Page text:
Photo of Nathan Shubert-Harbison Nathan Shubert-Harbison

Recent posts

Non-actionable lists : A productivity sanity tool

I really like the Getting Things Done method. It has made a really positive impact on my life, reducing day to day stress, and helping me focus on daily tasks as well as what’s really important in my life.

There’s no shortage of excellent blog posts on the nitty gritty of Getting Things Done (GTD), and there’s no substitute for David Allen’s original book. Instead of rehashing what’s…

Using the HTML5 custom data-* attribute

There are a lot of exciting new features in HTML 5. Video, audio, and canvas seem to be the most discussed around the watercooler, but the data-* attribute—though seemingly less earth shattering—is extremely useful.

data-* what?!

The data-* attribute is a way to store custom metadata about an element within its own markup. In the past we might have done this with a class or the rel attribute, but data-* gives…

Progressive enhancement & graceful degradation with Modernizr

So many different devices are used to access the web—from the top of the line, full-feature smartphone to the decade-old desktop running a legacy browser.

The former totes support for everything new and shiny and a touchscreen to boot, while the latter is limited in features. The two examples are disparate, but we need to develop websites for this very spectrum. Modernizr helps us do that.

What is Modernizr?

Modernizr is…

Content Folding With harvey.js and jQuery

There was a time when designing a website implicitly meant creating a 640px-wide design. Eventually, 960px became the norm, and a bounty of grid systems based on that screen width sprung forth.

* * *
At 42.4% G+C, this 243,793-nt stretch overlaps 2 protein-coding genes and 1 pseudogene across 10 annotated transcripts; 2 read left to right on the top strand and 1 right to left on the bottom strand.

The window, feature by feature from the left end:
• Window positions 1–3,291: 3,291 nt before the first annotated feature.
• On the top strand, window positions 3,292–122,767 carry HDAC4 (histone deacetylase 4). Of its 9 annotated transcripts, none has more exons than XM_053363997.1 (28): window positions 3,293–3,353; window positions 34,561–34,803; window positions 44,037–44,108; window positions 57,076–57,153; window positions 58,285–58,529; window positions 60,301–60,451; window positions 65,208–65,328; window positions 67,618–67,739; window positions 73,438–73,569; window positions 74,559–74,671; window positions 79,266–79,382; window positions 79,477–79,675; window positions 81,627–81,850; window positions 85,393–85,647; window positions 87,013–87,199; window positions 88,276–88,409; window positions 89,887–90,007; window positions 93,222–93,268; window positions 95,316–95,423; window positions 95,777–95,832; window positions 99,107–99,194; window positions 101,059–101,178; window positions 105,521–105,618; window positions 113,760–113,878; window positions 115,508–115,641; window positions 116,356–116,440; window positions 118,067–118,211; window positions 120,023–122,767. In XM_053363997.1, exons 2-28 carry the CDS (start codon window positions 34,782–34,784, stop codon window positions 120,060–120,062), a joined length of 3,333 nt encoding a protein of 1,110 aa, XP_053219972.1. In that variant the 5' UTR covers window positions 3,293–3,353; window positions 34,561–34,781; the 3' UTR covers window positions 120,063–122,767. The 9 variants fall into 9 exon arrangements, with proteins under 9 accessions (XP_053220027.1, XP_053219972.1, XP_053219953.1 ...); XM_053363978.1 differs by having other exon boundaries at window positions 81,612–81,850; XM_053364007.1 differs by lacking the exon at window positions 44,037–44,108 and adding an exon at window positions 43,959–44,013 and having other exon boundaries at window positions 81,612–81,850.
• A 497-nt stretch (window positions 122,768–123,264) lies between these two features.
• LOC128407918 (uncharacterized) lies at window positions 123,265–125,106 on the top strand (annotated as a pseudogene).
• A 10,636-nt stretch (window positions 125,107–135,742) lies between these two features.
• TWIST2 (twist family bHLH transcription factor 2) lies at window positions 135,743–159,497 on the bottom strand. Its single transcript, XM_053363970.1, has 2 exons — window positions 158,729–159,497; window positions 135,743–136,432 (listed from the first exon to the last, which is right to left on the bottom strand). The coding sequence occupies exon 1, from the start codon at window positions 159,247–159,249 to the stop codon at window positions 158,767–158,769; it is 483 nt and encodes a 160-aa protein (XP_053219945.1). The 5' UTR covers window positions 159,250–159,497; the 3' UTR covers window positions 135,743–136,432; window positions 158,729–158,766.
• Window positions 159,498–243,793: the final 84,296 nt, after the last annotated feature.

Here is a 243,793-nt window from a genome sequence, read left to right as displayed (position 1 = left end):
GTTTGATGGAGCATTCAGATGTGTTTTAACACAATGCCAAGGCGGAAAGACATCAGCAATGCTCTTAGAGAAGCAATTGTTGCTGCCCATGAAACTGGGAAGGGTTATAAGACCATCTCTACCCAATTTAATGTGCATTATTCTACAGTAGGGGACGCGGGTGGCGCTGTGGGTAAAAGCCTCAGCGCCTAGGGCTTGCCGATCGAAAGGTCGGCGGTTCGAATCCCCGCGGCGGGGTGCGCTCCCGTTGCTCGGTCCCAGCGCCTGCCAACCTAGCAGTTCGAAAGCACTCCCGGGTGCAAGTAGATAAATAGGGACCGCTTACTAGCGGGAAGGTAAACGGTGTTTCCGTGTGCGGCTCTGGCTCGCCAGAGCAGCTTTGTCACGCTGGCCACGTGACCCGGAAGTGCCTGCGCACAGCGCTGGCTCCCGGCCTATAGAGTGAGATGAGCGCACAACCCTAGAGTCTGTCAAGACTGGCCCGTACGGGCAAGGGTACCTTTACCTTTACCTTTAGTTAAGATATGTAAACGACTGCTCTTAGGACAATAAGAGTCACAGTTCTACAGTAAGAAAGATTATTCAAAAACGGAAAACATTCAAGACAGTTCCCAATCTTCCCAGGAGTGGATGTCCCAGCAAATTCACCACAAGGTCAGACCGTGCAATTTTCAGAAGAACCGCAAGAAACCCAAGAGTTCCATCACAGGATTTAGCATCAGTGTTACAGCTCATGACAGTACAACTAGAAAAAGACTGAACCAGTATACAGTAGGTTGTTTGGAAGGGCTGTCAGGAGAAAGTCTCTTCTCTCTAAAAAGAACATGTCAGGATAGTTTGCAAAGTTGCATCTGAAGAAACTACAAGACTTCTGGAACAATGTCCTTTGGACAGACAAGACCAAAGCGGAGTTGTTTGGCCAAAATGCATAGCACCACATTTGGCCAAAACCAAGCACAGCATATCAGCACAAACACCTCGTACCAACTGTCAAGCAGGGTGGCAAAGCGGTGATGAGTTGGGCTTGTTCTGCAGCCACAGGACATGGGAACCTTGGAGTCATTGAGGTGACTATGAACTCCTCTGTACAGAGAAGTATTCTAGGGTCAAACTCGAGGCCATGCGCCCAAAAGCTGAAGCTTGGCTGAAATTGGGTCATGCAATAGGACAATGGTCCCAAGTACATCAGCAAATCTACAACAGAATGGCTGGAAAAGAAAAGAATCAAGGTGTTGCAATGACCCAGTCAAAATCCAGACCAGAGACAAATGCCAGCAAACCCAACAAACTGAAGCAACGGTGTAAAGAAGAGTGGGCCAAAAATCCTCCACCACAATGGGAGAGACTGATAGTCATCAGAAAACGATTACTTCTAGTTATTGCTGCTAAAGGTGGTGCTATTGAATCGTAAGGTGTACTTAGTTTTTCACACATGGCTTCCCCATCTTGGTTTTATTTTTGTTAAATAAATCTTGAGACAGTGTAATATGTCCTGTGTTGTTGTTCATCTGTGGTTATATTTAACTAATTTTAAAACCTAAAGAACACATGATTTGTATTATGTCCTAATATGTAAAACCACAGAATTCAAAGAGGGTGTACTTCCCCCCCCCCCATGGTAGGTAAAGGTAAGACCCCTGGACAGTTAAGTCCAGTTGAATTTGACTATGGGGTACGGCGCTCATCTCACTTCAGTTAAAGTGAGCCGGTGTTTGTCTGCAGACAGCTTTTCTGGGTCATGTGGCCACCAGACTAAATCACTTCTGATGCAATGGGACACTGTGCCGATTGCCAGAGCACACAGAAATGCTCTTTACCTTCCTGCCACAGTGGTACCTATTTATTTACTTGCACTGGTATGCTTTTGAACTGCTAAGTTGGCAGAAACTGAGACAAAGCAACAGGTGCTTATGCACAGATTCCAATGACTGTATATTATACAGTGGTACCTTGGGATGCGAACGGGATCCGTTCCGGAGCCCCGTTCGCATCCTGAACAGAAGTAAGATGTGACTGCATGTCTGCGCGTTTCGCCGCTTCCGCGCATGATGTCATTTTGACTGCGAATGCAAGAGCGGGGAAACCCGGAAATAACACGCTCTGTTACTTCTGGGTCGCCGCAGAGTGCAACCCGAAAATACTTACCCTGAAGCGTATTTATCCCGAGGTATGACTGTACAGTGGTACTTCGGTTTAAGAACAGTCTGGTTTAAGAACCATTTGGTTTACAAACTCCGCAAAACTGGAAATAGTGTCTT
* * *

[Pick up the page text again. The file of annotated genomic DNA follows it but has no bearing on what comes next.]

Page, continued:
In those days, nearly all internet users were browsing on desktop computers—at a desk, using monitors of predictable resolutions. Since then something changed: the smartphone was created and the internet became mobile. What was once an activity confined…

Icon fonts, the new hotness for a reason

Although icon fonts aren’t a new idea (remember Wingdings?), their use has seen a large resurgence lately. Up until @font-face support become widespread, the only way to use typefaces, other than the small handful of web-safe fonts, was to use an image or something nasty like Flash or cufon. Now that’s all changed and we can use 500-year-old typefaces in websites viewed on our 5-month-old mobile devices. But in…

LESS, not just compiled client-side

I’ve come across quite a few blog posts and podcasts lately comparing the two popular CSS supersets LESS and Sass. And although these resources are relatively useful, I’ve noticed nearly all of them presenting the same false assumption: that whereas Sass can be compiled server-side, LESS is compiled client-side only. They then come to the conclusion that since you don’t want to rely on JavaScript to compile your CSS, Sass…